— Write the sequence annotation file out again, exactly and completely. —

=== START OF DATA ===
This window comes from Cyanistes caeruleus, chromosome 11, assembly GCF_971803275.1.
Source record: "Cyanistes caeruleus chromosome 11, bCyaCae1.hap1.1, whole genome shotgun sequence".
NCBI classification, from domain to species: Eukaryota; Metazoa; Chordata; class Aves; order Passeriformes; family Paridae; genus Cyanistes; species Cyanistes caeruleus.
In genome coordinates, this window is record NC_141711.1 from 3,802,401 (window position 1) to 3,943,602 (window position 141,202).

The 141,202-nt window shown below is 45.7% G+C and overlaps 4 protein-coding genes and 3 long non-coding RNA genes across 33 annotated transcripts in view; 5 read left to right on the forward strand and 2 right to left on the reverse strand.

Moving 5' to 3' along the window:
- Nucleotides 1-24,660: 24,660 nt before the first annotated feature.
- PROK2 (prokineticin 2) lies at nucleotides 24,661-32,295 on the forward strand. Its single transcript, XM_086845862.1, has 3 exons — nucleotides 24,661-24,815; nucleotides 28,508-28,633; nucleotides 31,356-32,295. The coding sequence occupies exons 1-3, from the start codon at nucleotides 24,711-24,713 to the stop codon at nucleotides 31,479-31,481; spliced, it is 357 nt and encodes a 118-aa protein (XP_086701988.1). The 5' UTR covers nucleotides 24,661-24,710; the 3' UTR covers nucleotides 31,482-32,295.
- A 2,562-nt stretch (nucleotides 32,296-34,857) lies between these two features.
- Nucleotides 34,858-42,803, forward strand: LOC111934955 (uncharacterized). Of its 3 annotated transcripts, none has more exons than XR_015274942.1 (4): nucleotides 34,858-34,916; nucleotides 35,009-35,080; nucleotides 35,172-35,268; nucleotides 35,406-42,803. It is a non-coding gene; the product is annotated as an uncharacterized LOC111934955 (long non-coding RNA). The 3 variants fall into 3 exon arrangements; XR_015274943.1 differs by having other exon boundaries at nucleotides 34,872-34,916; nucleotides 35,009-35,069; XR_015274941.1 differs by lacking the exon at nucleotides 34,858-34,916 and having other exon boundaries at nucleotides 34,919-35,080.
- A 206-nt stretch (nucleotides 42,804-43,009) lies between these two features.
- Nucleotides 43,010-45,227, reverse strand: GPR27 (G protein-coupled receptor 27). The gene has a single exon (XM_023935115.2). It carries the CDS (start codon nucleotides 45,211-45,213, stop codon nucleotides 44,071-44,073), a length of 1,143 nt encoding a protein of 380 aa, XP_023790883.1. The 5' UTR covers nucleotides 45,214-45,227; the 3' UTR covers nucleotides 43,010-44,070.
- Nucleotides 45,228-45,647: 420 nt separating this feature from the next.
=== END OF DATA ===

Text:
This window comes from Cyanistes caeruleus, chromosome 11, assembly GCF_971803275.1.
Source record: "Cyanistes caeruleus chromosome 11, bCyaCae1.hap1.1, whole genome shotgun sequence".
NCBI classification, from domain to species: Eukaryota; Metazoa; Chordata; class Aves; order Passeriformes; family Paridae; genus Cyanistes; species Cyanistes caeruleus.
In genome coordinates, this window is record NC_141711.1 from 3,802,401 (window position 1) to 3,943,602 (window position 141,202).

The 141,202-nt window shown below is 45.7% G+C and overlaps 4 protein-coding genes and 3 long non-coding RNA genes across 33 annotated transcripts in view; 5 read left to right on the forward strand and 2 right to left on the reverse strand.

Moving 5' to 3' along the window:
- Nucleotides 1-24,660: 24,660 nt before the first annotated feature.
- PROK2 (prokineticin 2) lies at nucleotides 24,661-32,295 on the forward strand. Its single transcript, XM_086845862.1, has 3 exons — nucleotides 24,661-24,815; nucleotides 28,508-28,633; nucleotides 31,356-32,295. The coding sequence occupies exons 1-3, from the start codon at nucleotides 24,711-24,713 to the stop codon at nucleotides 31,479-31,481; spliced, it is 357 nt and encodes a 118-aa protein (XP_086701988.1). The 5' UTR covers nucleotides 24,661-24,710; the 3' UTR covers nucleotides 31,482-32,295.
- A 2,562-nt stretch (nucleotides 32,296-34,857) lies between these two features.
- Nucleotides 34,858-42,803, forward strand: LOC111934955 (uncharacterized). Of its 3 annotated transcripts, none has more exons than XR_015274942.1 (4): nucleotides 34,858-34,916; nucleotides 35,009-35,080; nucleotides 35,172-35,268; nucleotides 35,406-42,803. It is a non-coding gene; the product is annotated as an uncharacterized LOC111934955 (long non-coding RNA). The 3 variants fall into 3 exon arrangements; XR_015274943.1 differs by having other exon boundaries at nucleotides 34,872-34,916; nucleotides 35,009-35,069; XR_015274941.1 differs by lacking the exon at nucleotides 34,858-34,916 and having other exon boundaries at nucleotides 34,919-35,080.
- A 206-nt stretch (nucleotides 42,804-43,009) lies between these two features.
- Nucleotides 43,010-45,227, reverse strand: GPR27 (G protein-coupled receptor 27). The gene has a single exon (XM_023935115.2). It carries the CDS (start codon nucleotides 45,211-45,213, stop codon nucleotides 44,071-44,073), a length of 1,143 nt encoding a protein of 380 aa, XP_023790883.1. The 5' UTR covers nucleotides 45,214-45,227; the 3' UTR covers nucleotides 43,010-44,070.
- Nucleotides 45,228-45,647: 420 nt separating this feature from the next.